Jan 29, 2015
Counting On CATS

By Scott Anderson

Recently, Scott Anderson, ATC, Head Athletic Trainer at the University of Oklahoma, was named President of the College Athletic Trainers’ Society (CATS). Here, he shares how CATS is working to improve safety for college athletes and making sure today’s athletic trainers receive the support and recognition they deserve.

I am honored to sit as President of this society, especially at a time of heightened attention toward medical issues in sport, as that is the domain and forte of the college athletic trainer. I have always been keenly aware of the historical contributions of the college athletic trainer as we founded and shaped our profession. But, I am reminded anew that this same spirit continues in the contemporary athletic medicine professional that is the college athletic trainer.

We continue to be the educators and mentors of the next generation of athletic trainers. We also continue to lead in expanding the margin of safety for athletes. There is no clearer example of the college athletic trainer’s role in the care and prevention of injury than in the “hot topic” of concussions. Today, this area is a focus of media, government, and sports governing bodies.

It is a college athletic trainer, Kevin Guskiewicz, PhD, ATC, who lead a research team and a consortium of college athletic trainers in concussion data collection that directly resulted in two Journal of the American Medical Association articles and set the stage for existing standards regarding recognition and management of concussion in sport at all levels. College athletic trainers’ case reporting to the NCAA’s injury surveillance program has revealed a plateau, if not a drop, in the incidence of concussions in college athletes.

Credit for this, in no small part, goes to college athletic trainers and their use of evidence-based concussion management protocols and practices–born from their own earlier data collection. Also, it was a college athletic trainer, Ron Courson, ATC, who spearheaded the prevention/education effort that has outdistanced all others with the “Heads Up” video.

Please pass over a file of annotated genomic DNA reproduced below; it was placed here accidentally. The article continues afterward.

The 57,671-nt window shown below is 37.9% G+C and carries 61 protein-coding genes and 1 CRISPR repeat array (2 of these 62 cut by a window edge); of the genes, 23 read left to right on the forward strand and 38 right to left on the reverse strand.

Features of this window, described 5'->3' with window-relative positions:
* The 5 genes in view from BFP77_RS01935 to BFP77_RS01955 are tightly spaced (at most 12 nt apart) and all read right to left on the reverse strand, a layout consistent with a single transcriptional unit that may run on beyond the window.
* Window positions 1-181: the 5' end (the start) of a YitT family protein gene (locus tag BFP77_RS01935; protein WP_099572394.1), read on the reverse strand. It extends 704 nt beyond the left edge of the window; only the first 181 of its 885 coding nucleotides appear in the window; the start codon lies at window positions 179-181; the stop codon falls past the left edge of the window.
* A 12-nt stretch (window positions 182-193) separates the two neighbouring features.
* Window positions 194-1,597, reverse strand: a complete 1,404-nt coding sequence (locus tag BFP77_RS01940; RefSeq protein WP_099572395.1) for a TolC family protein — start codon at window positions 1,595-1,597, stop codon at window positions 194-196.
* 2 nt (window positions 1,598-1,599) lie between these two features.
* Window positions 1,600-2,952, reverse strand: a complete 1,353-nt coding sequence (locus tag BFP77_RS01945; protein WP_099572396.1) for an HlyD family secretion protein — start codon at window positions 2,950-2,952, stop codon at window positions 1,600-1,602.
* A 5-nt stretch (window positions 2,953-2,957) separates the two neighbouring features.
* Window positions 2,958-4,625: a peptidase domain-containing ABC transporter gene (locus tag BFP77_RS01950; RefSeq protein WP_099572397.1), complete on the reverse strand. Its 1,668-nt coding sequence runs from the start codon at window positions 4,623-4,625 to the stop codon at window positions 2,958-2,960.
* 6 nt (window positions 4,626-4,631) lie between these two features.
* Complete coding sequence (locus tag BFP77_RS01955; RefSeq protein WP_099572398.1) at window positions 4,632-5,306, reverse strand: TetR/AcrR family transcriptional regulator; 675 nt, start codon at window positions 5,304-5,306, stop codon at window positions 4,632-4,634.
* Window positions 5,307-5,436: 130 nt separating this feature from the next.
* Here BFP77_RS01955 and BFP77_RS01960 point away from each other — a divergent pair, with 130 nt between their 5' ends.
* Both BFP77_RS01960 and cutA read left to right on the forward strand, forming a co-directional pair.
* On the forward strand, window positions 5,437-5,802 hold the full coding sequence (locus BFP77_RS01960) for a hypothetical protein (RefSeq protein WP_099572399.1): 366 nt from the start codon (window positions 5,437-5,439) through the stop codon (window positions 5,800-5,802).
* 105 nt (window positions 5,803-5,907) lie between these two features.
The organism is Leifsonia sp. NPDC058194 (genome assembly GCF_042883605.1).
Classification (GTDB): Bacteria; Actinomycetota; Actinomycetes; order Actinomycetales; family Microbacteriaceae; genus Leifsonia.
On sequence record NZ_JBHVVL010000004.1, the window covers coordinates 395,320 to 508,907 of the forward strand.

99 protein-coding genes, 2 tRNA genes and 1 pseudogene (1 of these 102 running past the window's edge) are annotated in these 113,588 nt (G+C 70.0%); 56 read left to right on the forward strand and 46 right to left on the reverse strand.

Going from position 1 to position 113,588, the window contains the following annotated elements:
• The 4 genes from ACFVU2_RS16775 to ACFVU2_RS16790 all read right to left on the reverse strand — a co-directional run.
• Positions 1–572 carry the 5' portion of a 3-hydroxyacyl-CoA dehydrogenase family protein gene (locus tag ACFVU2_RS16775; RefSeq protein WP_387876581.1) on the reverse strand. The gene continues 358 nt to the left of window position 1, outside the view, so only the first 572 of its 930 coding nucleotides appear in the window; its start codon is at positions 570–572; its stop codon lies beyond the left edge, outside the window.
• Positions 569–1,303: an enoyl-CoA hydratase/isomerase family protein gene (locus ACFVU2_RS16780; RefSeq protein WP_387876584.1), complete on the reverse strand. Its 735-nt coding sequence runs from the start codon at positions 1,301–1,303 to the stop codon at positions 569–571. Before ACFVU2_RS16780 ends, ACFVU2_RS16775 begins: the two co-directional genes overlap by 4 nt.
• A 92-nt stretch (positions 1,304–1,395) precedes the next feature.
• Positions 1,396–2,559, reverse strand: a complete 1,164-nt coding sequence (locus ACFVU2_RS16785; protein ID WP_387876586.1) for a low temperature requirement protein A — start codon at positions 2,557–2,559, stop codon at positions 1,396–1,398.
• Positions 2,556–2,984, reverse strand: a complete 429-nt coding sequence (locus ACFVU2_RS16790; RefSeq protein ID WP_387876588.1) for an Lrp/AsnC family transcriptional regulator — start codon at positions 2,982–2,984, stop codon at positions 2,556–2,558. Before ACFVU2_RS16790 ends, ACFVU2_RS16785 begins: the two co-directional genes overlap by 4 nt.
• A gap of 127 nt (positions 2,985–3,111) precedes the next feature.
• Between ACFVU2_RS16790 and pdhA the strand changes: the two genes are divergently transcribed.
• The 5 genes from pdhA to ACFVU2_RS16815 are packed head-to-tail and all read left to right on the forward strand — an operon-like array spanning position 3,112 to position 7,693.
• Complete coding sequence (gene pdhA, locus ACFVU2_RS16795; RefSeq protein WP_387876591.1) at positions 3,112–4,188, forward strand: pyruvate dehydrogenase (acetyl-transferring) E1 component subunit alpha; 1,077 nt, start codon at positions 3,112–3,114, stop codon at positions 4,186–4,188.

College athletic trainers are also presently focused on an expanding margin of safety for athletes engaged in sport with heightened awareness to factors relating to sudden death. Whether it’s head injuries, cardiac conditions, exertional heat illness, or exertional sickling, the college athletic trainer has a unique opportunity to address risks and solutions with coaches, administrators, and strength coaches. The College Athletic Trainers’ Society is a leading voice and force in these areas. CATS is committed to recognition of the professional accomplishments of its members, as well as meeting the personal needs of its membership. The CATS Quality of Life Award is given to the college athletic trainer or athletic training staff that has risen to the occasion or continually acts to improve the quality of life of fellow collegiate athletic trainers and others. The Jack Weakley CATS Service Award honors an individual who has demonstrated loyal support for the members of CATS, made significant contributions to improve the role of the college athletic trainer, and provided exemplary service throughout their career. Annually, multiple CATS Family Scholarships are awarded to the sons and daughters of CATS members enrolled full-time at colleges and universities. We embrace all these opportunities. And, challenges remain. There is a need to coordinate networking and communication within our professional peer group, and CATS is committed to achieving that. We seek to elevate awareness of the society within the field, just as we seek to elevate awareness of our profession with the various disciplines and organizations that comprise the wide realm of athletic organizations.

Scott Anderson, ATC, is Head Athletic Trainer at the University of Oklahoma and President of the College Athletic Trainers’ Society. He welcomes your e-mails at: [email protected]. Information on CATS is available on the Web at: www.collegeathletictrainer.org.

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